Maryland Milestones…

Maryland Milestones, a program established in 2012 by ATHA Inc., highlight the many firsts and uniques which have occurred in the Anacostia Trails Heritage Area. This program brings information about these milestones to the public and makes connections between the history, culture, and nature of the region. Additionally, the Maryland Milestones program emphasizes the importance that travel, trade, and communication have played in the region – through turnpikes, highways, parkways, aviation, telegraphs, and train travel. In Spring 2012 look for the formal rollout of this program with new signage, milestone markers, and interpretive program trails.

From historic homes such as Riversdale, Montpelier and Bostwick which showcase the life of the middle and upper class plantation culture, to the lives of African Americans in Rossville, the heritage area encompasses varied cultural life.  Adelphi Mill in the western part of the heritage area as well as Laurel Mill in the northern part both highlight the use of industry in agriculture.  In the 1920s, the US Department of Agriculture set up the Wallace Beltsville Agricultural Research Center, the largest research focused center for agriculture in the United States.  BARC has led the way in the development of many of our modern foods and systems – including the “Beltsville White” which would become our modern Thanksgiving turkey.  The National Agricultural Library, located across the street from the BARC headquarters, is the largest agricultural library in the world and holds letters from Jefferson, watercolors from around the world, and the span of the history of agriculture in print. Just on the edge of BARC is the Patuxent Wildlife Research Refuge and National Wildlife Visitors Center.  These two institutions were originally seeking to explore the intersection between agriculture and wildlife, but Patuxent is now the center for the study of wildlife and wildlife management.  The National Wildlife Visitors Center is a great way to get up close and personal with nature.  Finally, the region is becoming a hub for green technologies and sustainable living.  From solar panels on municipal buildings, to green streets, to sustainable methods of transportation, to farmers markets and living healthy, this region is leading the way to protect and preserve the cultural resources in the heritage area.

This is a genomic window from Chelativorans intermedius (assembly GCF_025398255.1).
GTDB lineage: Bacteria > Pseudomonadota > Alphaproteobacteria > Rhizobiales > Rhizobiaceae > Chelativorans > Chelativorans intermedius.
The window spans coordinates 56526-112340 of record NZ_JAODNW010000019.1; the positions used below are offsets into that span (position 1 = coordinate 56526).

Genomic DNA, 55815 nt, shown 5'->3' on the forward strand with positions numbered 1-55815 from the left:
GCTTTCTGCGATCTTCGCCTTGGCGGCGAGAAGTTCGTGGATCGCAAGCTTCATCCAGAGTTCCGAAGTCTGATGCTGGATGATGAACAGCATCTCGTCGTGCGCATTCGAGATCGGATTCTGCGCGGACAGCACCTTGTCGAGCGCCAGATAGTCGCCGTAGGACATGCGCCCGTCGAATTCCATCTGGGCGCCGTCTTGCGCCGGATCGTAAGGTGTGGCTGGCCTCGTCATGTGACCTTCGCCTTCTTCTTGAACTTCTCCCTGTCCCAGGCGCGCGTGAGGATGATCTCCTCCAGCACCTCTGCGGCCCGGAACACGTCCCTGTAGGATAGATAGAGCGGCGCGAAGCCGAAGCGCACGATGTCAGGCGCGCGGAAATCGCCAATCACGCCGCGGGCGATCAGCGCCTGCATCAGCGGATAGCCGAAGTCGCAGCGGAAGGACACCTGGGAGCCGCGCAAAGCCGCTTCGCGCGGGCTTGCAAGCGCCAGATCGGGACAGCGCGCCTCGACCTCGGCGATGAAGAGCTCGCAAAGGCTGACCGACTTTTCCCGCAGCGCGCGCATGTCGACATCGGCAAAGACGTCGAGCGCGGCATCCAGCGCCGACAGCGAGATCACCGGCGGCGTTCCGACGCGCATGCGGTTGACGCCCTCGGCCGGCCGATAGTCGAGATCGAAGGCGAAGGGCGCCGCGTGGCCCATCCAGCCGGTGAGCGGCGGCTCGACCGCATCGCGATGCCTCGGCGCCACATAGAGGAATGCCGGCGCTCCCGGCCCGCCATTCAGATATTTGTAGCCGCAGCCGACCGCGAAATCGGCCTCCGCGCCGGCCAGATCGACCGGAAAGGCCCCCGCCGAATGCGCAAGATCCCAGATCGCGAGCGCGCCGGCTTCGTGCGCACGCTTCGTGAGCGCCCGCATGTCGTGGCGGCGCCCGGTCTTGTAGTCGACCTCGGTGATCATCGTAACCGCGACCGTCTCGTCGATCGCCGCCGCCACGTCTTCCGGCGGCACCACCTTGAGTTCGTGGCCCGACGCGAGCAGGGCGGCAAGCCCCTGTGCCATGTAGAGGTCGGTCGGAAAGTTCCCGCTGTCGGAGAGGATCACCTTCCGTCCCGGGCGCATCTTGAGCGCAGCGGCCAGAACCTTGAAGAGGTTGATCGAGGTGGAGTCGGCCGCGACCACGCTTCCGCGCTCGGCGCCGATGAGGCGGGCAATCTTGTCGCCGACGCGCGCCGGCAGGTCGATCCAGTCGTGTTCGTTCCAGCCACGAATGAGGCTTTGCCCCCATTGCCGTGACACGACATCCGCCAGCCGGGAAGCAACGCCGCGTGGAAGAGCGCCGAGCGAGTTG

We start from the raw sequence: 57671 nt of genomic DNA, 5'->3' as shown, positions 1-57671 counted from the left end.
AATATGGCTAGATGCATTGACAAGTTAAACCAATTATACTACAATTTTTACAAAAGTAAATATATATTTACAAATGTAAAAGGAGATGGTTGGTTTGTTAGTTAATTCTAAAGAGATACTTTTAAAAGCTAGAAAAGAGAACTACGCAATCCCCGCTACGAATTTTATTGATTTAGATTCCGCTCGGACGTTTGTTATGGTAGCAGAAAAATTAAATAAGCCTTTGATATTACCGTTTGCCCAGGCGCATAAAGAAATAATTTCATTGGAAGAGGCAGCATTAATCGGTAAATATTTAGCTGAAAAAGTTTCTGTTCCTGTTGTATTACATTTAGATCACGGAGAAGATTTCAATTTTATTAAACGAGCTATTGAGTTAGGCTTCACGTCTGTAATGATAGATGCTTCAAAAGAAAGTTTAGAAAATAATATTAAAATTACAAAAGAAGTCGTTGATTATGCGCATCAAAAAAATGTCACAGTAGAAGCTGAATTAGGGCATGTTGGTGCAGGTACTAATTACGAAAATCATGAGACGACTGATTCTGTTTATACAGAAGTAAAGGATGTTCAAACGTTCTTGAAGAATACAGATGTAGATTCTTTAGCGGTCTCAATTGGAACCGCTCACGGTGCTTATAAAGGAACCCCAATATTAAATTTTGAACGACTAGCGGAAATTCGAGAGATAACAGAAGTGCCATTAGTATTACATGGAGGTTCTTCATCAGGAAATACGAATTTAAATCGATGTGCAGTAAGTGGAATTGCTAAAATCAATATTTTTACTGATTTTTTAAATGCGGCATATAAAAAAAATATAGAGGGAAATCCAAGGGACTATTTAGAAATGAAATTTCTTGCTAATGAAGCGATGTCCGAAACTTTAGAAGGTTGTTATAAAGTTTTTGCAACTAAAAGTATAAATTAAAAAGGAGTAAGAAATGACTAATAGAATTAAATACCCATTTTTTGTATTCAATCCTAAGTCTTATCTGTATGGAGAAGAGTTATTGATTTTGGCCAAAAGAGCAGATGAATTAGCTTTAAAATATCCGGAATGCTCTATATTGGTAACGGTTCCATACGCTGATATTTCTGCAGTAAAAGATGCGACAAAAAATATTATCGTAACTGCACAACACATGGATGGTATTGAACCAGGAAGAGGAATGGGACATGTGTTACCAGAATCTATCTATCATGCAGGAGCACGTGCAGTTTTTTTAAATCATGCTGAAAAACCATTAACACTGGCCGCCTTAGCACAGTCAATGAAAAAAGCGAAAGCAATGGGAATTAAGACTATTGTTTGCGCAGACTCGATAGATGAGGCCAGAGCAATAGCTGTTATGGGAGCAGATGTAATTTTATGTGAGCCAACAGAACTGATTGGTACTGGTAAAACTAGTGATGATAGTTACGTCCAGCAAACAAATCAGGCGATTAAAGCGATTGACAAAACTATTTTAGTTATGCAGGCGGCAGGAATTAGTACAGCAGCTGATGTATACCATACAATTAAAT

The region also contains sites that document the nature of settlement patterns around Washington, D.C., and the rise of the African-American middle class. These include plantation and tobacco culture sites, Native American lifeways, a nationally known Depression-era planned “greentown,” streetcar suburb sites, and several examples of pattern book architecture from the 19th and 20th centuries. In addition, the area has one-of-a-kind educational and scientific study centers and diverse cultural resources. As a site of war and battles, the heritage area has multiple sites to explore the history of how conflict has impacted the region.  Bladensburg and the Port Towns have been a site of a major battle during the War of 1812 and a fort during the Civil War.  Beltsville and Laurel both saw action during the Civil War as well.  The many historic churches and cemetaries are final resting places and celebrate the need for peace and reconciliation.

For more information please see: